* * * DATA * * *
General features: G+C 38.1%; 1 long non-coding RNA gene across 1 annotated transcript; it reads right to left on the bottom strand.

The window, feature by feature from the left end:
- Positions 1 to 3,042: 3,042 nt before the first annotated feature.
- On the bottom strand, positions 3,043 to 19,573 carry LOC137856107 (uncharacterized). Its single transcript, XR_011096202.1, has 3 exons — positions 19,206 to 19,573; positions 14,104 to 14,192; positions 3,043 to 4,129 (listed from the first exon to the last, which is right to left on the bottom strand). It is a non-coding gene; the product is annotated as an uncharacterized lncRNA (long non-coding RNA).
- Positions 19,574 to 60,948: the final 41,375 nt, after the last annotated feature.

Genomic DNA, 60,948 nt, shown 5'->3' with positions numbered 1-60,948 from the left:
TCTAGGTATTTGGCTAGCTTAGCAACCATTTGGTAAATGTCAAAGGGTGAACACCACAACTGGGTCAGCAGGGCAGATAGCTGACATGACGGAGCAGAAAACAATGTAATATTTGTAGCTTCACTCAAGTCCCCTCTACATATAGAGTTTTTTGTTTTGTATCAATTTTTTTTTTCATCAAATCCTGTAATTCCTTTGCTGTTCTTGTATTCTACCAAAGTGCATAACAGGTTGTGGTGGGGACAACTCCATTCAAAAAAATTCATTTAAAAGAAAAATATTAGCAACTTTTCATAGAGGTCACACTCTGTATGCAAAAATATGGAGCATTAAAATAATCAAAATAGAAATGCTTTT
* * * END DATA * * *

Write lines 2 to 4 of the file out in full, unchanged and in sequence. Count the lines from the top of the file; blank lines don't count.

The window, feature by feature from the left end:
- Positions 1 to 3,042: 3,042 nt before the first annotated feature.
- On the bottom strand, positions 3,043 to 19,573 carry LOC137856107 (uncharacterized). Its single transcript, XR_011096202.1, has 3 exons — positions 19,206 to 19,573; positions 14,104 to 14,192; positions 3,043 to 4,129 (listed from the first exon to the last, which is right to left on the bottom strand). It is a non-coding gene; the product is annotated as an uncharacterized lncRNA (long non-coding RNA).